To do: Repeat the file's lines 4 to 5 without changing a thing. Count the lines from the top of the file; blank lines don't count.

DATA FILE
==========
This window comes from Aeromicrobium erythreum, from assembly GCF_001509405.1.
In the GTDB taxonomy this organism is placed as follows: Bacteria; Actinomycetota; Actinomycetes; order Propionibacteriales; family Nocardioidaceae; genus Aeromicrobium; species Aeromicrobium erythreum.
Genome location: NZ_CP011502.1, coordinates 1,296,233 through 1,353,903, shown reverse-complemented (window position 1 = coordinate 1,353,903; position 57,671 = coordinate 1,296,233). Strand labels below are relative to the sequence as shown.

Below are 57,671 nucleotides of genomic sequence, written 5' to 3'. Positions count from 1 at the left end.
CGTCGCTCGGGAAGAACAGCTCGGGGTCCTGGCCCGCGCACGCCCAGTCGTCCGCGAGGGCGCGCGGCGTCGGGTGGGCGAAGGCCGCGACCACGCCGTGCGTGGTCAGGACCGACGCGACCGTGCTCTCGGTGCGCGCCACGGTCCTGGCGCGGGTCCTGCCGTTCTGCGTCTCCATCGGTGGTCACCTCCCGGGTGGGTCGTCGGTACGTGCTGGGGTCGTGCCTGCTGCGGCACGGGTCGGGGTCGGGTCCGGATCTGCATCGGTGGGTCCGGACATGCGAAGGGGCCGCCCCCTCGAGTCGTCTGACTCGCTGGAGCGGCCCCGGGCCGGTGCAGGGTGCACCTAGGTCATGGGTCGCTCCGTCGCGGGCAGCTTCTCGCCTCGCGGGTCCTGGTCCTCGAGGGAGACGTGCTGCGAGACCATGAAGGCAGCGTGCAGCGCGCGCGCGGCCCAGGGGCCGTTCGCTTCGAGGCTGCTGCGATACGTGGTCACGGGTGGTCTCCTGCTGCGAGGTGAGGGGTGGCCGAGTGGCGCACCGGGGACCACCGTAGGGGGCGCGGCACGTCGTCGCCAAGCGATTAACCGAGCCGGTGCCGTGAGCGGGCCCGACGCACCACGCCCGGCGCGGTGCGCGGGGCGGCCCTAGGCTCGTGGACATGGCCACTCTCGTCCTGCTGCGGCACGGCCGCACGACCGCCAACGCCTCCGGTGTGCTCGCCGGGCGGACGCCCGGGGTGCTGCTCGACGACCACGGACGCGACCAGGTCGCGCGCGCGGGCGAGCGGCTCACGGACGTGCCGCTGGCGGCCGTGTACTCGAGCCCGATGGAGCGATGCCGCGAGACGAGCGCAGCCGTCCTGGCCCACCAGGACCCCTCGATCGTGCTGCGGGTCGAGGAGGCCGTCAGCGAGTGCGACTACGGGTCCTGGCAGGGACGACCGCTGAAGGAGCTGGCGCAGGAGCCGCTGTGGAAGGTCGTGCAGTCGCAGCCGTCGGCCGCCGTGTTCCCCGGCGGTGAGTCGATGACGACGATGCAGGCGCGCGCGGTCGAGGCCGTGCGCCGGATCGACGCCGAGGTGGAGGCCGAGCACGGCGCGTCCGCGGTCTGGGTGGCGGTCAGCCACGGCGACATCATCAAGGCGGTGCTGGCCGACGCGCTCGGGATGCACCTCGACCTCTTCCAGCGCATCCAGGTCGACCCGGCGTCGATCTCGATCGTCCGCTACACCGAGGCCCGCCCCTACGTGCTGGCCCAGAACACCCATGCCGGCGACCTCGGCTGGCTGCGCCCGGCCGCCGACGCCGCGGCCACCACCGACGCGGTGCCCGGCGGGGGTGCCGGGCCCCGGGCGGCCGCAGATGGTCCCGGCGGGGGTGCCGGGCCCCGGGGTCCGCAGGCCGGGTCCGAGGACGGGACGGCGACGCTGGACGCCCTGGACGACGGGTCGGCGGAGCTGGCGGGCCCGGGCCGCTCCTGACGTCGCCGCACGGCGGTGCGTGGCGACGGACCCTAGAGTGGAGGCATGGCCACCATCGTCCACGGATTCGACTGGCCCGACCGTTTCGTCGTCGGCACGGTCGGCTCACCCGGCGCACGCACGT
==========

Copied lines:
Below are 57,671 nucleotides of genomic sequence, written 5' to 3'. Positions count from 1 at the left end.
CGTCGCTCGGGAAGAACAGCTCGGGGTCCTGGCCCGCGCACGCCCAGTCGTCCGCGAGGGCGCGCGGCGTCGGGTGGGCGAAGGCCGCGACCACGCCGTGCGTGGTCAGGACCGACGCGACCGTGCTCTCGGTGCGCGCCACGGTCCTGGCGCGGGTCCTGCCGTTCTGCGTCTCCATCGGTGGTCACCTCCCGGGTGGGTCGTCGGTACGTGCTGGGGTCGTGCCTGCTGCGGCACGGGTCGGGGTCGGGTCCGGATCTGCATCGGTGGGTCCGGACATGCGAAGGGGCCGCCCCCTCGAGTCGTCTGACTCGCTGGAGCGGCCCCGGGCCGGTGCAGGGTGCACCTAGGTCATGGGTCGCTCCGTCGCGGGCAGCTTCTCGCCTCGCGGGTCCTGGTCCTCGAGGGAGACGTGCTGCGAGACCATGAAGGCAGCGTGCAGCGCGCGCGCGGCCCAGGGGCCGTTCGCTTCGAGGCTGCTGCGATACGTGGTCACGGGTGGTCTCCTGCTGCGAGGTGAGGGGTGGCCGAGTGGCGCACCGGGGACCACCGTAGGGGGCGCGGCACGTCGTCGCCAAGCGATTAACCGAGCCGGTGCCGTGAGCGGGCCCGACGCACCACGCCCGGCGCGGTGCGCGGGGCGGCCCTAGGCTCGTGGACATGGCCACTCTCGTCCTGCTGCGGCACGGCCGCACGACCGCCAACGCCTCCGGTGTGCTCGCCGGGCGGACGCCCGGGGTGCTGCTCGACGACCACGGACGCGACCAGGTCGCGCGCGCGGGCGAGCGGCTCACGGACGTGCCGCTGGCGGCCGTGTACTCGAGCCCGATGGAGCGATGCCGCGAGACGAGCGCAGCCGTCCTGGCCCACCAGGACCCCTCGATCGTGCTGCGGGTCGAGGAGGCCGTCAGCGAGTGCGACTACGGGTCCTGGCAGGGACGACCGCTGAAGGAGCTGGCGCAGGAGCCGCTGTGGAAGGTCGTGCAGTCGCAGCCGTCGGCCGCCGTGTTCCCCGGCGGTGAGTCGATGACGACGATGCAGGCGCGCGCGGTCGAGGCCGTGCGCCGGATCGACGCCGAGGTGGAGGCCGAGCACGGCGCGTCCGCGGTCTGGGTGGCGGTCAGCCACGGCGACATCATCAAGGCGGTGCTGGCCGACGCGCTCGGGATGCACCTCGACCTCTTCCAGCGCATCCAGGTCGACCCGGCGTCGATCTCGATCGTCCGCTACACCGAGGCCCGCCCCTACGTGCTGGCCCAGAACACCCATGCCGGCGACCTCGGCTGGCTGCGCCCGGCCGCCGACGCCGCGGCCACCACCGACGCGGTGCCCGGCGGGGGTGCCGGGCCCCGGGCGGCCGCAGATGGTCCCGGCGGGGGTGCCGGGCCCCGGGGTCCGCAGGCCGGGTCCGAGGACGGGACGGCGACGCTGGACGCCCTGGACGACGGGTCGGCGGAGCTGGCGGGCCCGGGCCGCTCCTGACGTCGCCGCACGGCGGTGCGTGGCGACGGACCCTAGAGTGGAGGCATGGCCACCATCGTCCACGGATTCGACTGGCCCGACCGTTTCGTCGTCGGCACGGTCGGCTCACCCGGCGCACGCACGT